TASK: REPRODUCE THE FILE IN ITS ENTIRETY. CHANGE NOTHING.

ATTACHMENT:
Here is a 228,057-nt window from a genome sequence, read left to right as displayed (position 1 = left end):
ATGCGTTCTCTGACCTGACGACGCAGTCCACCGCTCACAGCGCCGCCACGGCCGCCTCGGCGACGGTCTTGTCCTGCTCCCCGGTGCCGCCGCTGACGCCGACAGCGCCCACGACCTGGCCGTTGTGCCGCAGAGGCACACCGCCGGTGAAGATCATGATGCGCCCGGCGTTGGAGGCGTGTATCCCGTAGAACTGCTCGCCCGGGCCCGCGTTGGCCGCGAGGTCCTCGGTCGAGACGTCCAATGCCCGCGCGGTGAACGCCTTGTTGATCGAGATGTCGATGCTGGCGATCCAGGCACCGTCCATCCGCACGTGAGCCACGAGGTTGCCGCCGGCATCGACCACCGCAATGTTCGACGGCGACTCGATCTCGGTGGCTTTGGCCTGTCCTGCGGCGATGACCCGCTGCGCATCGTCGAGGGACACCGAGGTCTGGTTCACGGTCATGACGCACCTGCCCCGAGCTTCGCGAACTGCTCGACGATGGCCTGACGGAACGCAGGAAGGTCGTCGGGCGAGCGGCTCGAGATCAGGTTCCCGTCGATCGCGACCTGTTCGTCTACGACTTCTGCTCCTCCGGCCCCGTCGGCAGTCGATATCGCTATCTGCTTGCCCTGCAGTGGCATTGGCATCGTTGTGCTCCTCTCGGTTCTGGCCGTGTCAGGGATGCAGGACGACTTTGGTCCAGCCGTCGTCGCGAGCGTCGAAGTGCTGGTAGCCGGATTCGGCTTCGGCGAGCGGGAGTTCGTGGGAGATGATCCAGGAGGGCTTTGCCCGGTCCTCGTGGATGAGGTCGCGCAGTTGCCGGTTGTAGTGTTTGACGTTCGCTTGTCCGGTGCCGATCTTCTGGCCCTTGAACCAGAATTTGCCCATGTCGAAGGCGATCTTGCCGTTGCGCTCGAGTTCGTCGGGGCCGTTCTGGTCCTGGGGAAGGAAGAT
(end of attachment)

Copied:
Here is a 228,057-nt window from a genome sequence, read left to right as displayed (position 1 = left end):
ATGCGTTCTCTGACCTGACGACGCAGTCCACCGCTCACAGCGCCGCCACGGCCGCCTCGGCGACGGTCTTGTCCTGCTCCCCGGTGCCGCCGCTGACGCCGACAGCGCCCACGACCTGGCCGTTGTGCCGCAGAGGCACACCGCCGGTGAAGATCATGATGCGCCCGGCGTTGGAGGCGTGTATCCCGTAGAACTGCTCGCCCGGGCCCGCGTTGGCCGCGAGGTCCTCGGTCGAGACGTCCAATGCCCGCGCGGTGAACGCCTTGTTGATCGAGATGTCGATGCTGGCGATCCAGGCACCGTCCATCCGCACGTGAGCCACGAGGTTGCCGCCGGCATCGACCACCGCAATGTTCGACGGCGACTCGATCTCGGTGGCTTTGGCCTGTCCTGCGGCGATGACCCGCTGCGCATCGTCGAGGGACACCGAGGTCTGGTTCACGGTCATGACGCACCTGCCCCGAGCTTCGCGAACTGCTCGACGATGGCCTGACGGAACGCAGGAAGGTCGTCGGGCGAGCGGCTCGAGATCAGGTTCCCGTCGATCGCGACCTGTTCGTCTACGACTTCTGCTCCTCCGGCCCCGTCGGCAGTCGATATCGCTATCTGCTTGCCCTGCAGTGGCATTGGCATCGTTGTGCTCCTCTCGGTTCTGGCCGTGTCAGGGATGCAGGACGACTTTGGTCCAGCCGTCGTCGCGAGCGTCGAAGTGCTGGTAGCCGGATTCGGCTTCGGCGAGCGGGAGTTCGTGGGAGATGATCCAGGAGGGCTTTGCCCGGTCCTCGTGGATGAGGTCGCGCAGTTGCCGGTTGTAGTGTTTGACGTTCGCTTGTCCGGTGCCGATCTTCTGGCCCTTGAACCAGAATTTGCCCATGTCGAAGGCGATCTTGCCGTTGCGCTCGAGTTCGTCGGGGCCGTTCTGGTCCTGGGGAAGGAAGAT